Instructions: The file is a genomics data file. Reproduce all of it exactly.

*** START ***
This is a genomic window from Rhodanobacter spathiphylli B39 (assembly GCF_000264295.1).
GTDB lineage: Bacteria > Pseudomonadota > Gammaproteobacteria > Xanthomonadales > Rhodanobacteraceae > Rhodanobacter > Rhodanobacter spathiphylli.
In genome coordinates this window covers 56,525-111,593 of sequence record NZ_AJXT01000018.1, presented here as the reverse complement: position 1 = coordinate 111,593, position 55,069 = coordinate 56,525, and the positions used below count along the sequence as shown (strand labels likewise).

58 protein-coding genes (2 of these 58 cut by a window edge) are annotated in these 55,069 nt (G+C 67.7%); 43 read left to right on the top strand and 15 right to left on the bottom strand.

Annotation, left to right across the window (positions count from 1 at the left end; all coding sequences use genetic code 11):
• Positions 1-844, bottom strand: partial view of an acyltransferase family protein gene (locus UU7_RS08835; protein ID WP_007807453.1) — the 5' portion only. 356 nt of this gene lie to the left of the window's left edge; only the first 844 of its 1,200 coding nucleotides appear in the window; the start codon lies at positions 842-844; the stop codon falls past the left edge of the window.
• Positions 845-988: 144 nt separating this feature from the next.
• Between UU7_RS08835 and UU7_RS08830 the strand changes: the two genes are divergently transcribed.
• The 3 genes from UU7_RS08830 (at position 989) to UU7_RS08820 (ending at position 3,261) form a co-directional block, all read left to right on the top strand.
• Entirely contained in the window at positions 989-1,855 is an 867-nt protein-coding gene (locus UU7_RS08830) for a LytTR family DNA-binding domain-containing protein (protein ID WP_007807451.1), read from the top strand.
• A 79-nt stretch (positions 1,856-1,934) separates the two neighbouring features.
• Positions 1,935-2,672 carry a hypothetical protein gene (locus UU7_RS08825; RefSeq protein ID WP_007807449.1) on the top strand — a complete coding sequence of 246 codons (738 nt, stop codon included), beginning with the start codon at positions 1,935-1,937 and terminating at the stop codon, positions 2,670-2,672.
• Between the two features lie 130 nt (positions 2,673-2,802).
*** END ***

This is a genomic window from Rhodanobacter spathiphylli B39 (assembly GCF_000264295.1).
GTDB lineage: Bacteria > Pseudomonadota > Gammaproteobacteria > Xanthomonadales > Rhodanobacteraceae > Rhodanobacter > Rhodanobacter spathiphylli.
In genome coordinates this window covers 56,525-111,593 of sequence record NZ_AJXT01000018.1, presented here as the reverse complement: position 1 = coordinate 111,593, position 55,069 = coordinate 56,525, and the positions used below count along the sequence as shown (strand labels likewise).

58 protein-coding genes (2 of these 58 cut by a window edge) are annotated in these 55,069 nt (G+C 67.7%); 43 read left to right on the top strand and 15 right to left on the bottom strand.

Annotation, left to right across the window (positions count from 1 at the left end; all coding sequences use genetic code 11):
• Positions 1-844, bottom strand: partial view of an acyltransferase family protein gene (locus UU7_RS08835; protein ID WP_007807453.1) — the 5' portion only. 356 nt of this gene lie to the left of the window's left edge; only the first 844 of its 1,200 coding nucleotides appear in the window; the start codon lies at positions 842-844; the stop codon falls past the left edge of the window.
• Positions 845-988: 144 nt separating this feature from the next.
• Between UU7_RS08835 and UU7_RS08830 the strand changes: the two genes are divergently transcribed.
• The 3 genes from UU7_RS08830 (at position 989) to UU7_RS08820 (ending at position 3,261) form a co-directional block, all read left to right on the top strand.
• Entirely contained in the window at positions 989-1,855 is an 867-nt protein-coding gene (locus UU7_RS08830) for a LytTR family DNA-binding domain-containing protein (protein ID WP_007807451.1), read from the top strand.
• A 79-nt stretch (positions 1,856-1,934) separates the two neighbouring features.
• Positions 1,935-2,672 carry a hypothetical protein gene (locus UU7_RS08825; RefSeq protein ID WP_007807449.1) on the top strand — a complete coding sequence of 246 codons (738 nt, stop codon included), beginning with the start codon at positions 1,935-1,937 and terminating at the stop codon, positions 2,670-2,672.
• Between the two features lie 130 nt (positions 2,673-2,802).